A recent CNN report shows that some seniors are using technology to stay independent without sacrificing their safety.
Sensor networks, which are common in hospitals and assisted living centers, have found their way into the homes of some older Americans. The high-tech systems collect information about a personâs daily habits and conditions, then relay that information in real-time to doctors or family members.
These systems may give seniors a chance to live independently as long as possible, by monitoring their motion, vital signs, and even whether or not they are taking their medications. All of this connects wirelessly and motion sensors can discreetly be placed in the mattresses, doors, or refrigerators of any room.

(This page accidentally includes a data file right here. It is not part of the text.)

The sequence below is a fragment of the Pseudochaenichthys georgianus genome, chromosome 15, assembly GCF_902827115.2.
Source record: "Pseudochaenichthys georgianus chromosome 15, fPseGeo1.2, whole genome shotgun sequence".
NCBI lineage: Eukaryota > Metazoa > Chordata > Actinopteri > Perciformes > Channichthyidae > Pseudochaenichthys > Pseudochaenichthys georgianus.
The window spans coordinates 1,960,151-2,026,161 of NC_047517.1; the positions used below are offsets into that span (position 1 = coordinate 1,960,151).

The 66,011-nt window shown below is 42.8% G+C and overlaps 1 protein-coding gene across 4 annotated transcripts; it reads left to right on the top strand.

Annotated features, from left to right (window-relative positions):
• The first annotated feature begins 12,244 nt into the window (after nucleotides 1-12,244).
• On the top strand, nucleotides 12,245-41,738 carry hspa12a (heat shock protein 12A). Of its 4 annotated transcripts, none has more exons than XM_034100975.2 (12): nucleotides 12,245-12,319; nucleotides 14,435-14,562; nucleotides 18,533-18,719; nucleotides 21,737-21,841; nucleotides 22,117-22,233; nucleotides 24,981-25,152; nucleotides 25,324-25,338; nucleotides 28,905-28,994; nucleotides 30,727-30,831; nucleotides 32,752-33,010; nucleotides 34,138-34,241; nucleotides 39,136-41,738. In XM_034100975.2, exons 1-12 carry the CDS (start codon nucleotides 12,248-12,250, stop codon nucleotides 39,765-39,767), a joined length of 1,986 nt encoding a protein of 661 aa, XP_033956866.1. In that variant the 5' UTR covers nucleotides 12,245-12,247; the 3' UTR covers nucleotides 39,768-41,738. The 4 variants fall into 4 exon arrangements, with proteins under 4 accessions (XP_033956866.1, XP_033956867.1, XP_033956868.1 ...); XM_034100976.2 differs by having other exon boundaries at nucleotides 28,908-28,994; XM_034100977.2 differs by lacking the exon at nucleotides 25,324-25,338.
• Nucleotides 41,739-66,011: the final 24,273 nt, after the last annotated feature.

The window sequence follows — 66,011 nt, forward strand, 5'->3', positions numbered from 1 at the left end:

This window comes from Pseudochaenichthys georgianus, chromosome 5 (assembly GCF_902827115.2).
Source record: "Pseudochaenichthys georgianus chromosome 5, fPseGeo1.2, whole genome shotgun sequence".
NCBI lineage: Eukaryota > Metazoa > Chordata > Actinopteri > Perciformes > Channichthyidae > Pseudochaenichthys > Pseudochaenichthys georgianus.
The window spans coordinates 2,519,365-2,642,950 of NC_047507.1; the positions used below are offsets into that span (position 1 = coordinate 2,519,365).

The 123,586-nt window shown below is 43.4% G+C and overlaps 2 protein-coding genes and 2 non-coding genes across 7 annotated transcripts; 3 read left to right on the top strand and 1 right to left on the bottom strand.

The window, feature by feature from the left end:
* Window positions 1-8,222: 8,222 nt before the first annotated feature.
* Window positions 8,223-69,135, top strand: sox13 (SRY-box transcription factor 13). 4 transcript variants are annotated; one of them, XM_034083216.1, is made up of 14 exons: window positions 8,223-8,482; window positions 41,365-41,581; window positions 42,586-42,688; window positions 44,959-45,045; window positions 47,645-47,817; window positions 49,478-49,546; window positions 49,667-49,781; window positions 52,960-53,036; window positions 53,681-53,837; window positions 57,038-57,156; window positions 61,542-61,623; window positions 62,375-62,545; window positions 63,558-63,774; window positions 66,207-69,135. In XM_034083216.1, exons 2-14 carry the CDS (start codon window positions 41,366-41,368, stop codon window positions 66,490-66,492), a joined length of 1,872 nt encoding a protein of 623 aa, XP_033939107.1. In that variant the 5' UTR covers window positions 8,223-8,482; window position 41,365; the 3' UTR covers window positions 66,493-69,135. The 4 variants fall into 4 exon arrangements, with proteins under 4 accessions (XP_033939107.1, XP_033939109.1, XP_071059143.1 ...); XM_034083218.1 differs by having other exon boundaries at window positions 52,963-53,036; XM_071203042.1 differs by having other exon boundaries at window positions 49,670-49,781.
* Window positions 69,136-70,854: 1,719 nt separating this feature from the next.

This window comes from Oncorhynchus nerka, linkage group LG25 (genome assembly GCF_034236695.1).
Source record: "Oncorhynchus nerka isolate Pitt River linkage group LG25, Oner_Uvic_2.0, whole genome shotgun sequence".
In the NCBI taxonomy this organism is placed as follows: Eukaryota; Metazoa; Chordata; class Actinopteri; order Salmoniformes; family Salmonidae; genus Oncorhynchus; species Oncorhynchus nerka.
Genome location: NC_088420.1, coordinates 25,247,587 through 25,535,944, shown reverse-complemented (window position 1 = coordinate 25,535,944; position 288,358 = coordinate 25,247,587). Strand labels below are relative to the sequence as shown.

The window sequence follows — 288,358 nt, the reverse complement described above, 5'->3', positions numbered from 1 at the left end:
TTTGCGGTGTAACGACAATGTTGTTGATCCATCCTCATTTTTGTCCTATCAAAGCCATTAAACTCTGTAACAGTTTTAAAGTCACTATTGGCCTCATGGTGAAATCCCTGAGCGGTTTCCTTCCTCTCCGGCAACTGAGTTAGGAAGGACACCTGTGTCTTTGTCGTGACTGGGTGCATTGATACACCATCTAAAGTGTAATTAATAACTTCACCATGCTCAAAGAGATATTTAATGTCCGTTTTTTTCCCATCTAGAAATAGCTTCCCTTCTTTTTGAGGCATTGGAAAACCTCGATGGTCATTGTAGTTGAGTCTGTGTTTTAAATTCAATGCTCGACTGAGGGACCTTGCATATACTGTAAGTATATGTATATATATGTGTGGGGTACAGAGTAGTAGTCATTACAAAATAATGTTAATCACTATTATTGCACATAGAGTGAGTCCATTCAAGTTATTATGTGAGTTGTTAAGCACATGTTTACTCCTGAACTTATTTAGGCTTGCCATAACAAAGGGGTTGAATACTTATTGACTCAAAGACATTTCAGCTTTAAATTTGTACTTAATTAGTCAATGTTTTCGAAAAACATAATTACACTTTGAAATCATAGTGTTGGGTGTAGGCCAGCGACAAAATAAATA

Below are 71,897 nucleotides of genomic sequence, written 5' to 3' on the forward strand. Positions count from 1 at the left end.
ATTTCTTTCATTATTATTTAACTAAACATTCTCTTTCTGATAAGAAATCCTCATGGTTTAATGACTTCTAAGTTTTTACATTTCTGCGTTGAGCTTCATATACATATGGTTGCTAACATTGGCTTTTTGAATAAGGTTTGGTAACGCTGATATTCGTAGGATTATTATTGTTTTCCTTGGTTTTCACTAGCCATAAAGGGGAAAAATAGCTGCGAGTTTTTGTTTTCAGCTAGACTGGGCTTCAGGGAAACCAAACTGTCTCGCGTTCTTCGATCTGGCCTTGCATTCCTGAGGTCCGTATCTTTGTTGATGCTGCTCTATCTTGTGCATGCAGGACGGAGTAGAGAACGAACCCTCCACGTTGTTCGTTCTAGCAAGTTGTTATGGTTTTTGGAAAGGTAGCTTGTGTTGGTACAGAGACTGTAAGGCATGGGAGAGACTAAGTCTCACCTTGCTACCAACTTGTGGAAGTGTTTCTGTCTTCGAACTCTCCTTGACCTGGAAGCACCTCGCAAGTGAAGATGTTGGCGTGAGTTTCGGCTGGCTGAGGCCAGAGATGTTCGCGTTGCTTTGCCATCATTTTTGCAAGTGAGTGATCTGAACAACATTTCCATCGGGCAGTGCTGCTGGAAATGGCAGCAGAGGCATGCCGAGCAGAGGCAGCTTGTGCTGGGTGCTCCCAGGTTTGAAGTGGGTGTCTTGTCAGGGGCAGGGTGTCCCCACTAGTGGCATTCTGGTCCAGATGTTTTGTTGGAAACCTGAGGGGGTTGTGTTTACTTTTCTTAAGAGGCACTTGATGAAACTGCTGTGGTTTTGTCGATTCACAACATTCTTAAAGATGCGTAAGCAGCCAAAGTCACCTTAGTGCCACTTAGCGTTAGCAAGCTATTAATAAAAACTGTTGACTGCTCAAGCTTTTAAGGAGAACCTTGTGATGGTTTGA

The technology comes with a hefty price- only a few boutique companies in the U.S. sell the systems and installation fees can be as high as $5,500. Monthly monitoring fees of $300 or $400 a month are also common. But the benefits may be worth it for some seniors. Early indications show that doctors may be able to spot Alzheimerâs, dementia, and indications that a person is susceptible to falls by monitoring their daily lives.
he popularity of these devices may be slowed by a lack of formal research and serious legal implications. Privacy advocates warn that data collected from a third party is susceptible to being subpoenaed by your insurance company, employer, or the IRS.
In the meantime, the trend of using science to monitor seniors will continue. University researchers are testing robots that help take care of older people, keep them company, and even give them sponge baths.